c.1797 – 1893
So, Sojourner Truth. Her name is ubiquitous with Black History month and abolitionism, but what do you know about her? In an informal, unscientific poll I took, I got answers that ranged from “I think she ran the Underground Railway,” to “Is she going to be on the $20 bill?” to “Didn’t she give some famous speech?”
Only that last part is true.
While Sojourner Truth was indeed an abolitionist, she was so, so much more. The more I dug down into the details of her life, the more amazed I became at her accomplishments, her fierce determination and her deep spirituality.
First, we’re able to know so much about her because in 1850 she dictated her memoirs to friend Olive Gilbert and they were published. This Book of Life would be added to and republished in 1878:
You can read it in its entirety here if you’re interested. (Isn’t the internet great??)
One of the most surprising things I learned about Sojourner Truth is that she was enslaved entirely in New York State. It’s stunning to me to that the buying and selling of Africans was a thriving business in the North, starting with the very first Dutch inhabitants. By the 1700s, 42% of all New York City households owned slaves, a figure that was second only to Charleston, South Carolina.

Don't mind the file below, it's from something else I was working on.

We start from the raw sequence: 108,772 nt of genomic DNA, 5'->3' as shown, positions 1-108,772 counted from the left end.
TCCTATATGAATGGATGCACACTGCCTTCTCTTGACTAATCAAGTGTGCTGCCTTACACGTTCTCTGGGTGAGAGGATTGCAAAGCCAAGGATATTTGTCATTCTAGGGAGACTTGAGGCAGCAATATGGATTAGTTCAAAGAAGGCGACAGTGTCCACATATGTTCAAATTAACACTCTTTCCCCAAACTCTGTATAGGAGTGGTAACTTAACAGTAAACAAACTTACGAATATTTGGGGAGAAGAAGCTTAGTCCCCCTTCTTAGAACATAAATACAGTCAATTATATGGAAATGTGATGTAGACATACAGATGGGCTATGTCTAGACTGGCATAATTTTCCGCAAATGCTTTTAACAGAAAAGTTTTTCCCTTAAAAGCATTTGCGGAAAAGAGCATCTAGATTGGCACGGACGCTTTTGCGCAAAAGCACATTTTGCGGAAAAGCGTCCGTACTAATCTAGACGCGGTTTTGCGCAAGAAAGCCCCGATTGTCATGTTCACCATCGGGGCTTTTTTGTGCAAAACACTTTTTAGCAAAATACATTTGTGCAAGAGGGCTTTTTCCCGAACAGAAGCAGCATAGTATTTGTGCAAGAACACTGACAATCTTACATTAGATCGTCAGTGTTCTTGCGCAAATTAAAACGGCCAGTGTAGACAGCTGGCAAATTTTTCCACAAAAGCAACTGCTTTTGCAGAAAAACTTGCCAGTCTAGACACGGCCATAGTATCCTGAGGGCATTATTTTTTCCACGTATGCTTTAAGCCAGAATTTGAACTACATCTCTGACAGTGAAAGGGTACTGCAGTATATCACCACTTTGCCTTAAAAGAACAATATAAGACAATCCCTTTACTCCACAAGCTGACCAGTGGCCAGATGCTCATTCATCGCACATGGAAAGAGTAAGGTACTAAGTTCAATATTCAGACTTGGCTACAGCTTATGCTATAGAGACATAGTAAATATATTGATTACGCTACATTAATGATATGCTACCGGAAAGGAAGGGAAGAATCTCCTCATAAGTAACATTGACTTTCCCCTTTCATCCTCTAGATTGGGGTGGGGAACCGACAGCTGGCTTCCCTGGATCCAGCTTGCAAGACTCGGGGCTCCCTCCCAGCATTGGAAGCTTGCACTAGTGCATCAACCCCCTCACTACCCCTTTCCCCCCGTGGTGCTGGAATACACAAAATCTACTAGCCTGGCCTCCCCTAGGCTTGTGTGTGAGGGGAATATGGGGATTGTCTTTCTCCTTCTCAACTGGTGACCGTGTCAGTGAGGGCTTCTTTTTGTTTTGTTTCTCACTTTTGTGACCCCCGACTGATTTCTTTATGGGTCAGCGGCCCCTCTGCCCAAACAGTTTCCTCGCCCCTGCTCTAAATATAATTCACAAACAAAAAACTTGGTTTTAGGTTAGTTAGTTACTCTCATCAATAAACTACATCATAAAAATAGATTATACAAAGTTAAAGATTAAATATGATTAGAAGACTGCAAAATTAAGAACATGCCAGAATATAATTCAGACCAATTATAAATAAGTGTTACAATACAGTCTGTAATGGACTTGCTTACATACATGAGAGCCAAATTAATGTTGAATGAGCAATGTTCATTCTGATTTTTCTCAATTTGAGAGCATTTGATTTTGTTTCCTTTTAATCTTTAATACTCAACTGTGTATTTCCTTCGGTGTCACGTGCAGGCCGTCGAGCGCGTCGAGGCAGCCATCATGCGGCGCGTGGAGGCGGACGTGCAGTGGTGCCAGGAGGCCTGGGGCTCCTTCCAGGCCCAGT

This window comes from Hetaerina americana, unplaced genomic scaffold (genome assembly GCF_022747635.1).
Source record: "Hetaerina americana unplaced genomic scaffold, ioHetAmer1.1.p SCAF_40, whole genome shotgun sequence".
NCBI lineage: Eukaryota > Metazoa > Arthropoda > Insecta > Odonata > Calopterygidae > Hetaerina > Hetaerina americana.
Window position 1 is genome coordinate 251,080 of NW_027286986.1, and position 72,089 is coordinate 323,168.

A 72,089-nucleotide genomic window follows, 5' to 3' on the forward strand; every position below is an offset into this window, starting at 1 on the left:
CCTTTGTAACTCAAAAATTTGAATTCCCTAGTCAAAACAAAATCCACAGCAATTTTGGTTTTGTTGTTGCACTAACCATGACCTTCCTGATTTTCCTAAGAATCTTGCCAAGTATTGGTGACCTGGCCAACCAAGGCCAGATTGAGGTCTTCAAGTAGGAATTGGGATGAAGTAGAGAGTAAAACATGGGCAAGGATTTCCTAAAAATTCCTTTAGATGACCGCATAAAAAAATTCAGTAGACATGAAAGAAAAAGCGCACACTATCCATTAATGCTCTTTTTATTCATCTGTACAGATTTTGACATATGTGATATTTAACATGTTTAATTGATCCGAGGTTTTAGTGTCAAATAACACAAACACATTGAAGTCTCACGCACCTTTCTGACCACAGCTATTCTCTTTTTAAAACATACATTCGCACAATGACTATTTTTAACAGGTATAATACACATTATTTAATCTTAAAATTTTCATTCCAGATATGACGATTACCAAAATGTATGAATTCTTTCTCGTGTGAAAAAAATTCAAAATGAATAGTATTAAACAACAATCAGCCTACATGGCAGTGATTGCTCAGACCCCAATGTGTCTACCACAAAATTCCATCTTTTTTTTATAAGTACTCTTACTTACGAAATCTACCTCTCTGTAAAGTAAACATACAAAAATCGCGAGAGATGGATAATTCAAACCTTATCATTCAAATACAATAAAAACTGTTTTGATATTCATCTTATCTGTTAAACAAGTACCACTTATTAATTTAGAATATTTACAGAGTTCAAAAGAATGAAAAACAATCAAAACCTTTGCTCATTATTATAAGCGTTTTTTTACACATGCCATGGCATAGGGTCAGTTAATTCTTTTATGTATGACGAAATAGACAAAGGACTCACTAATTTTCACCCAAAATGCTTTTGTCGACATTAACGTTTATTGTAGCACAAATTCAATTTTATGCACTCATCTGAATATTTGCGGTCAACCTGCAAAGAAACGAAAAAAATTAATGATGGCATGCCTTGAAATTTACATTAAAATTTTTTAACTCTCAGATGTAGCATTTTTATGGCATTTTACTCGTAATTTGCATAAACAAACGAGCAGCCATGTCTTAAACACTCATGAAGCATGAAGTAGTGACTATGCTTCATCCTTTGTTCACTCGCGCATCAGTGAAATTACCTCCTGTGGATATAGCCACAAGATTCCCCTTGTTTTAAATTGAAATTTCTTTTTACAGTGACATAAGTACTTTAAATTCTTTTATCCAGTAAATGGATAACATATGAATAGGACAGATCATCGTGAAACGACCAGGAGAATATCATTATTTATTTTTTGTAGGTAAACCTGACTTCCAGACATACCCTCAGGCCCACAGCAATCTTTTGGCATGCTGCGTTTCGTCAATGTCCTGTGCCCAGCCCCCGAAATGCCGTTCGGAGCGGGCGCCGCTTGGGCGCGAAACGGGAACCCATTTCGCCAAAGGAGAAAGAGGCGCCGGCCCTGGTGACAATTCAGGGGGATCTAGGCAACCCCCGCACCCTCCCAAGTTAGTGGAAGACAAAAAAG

Sojourner Truth was born Isabella Baumfree, in about 1797, to James and Elizabeth Baumfree. One of about ten children, the family was enslaved by a Col. Hardenburgh who owned a large farm in Ulster County, NY.
Her first language was Dutch, and she was said to speak with a Dutch accent when speaking English (which then brings into question the stylized “dees, dems and doze” accent she is often quoted as having in her famous “Ain’t I a Woman” speech. But more on that anon.)
At the age of 9 (or so), Isabella was sold “for the sum of one hundred dollars, to one John Nealy, of Ulster County, New York; and she has an impression that in this sale she was connected with a lot of sheep.”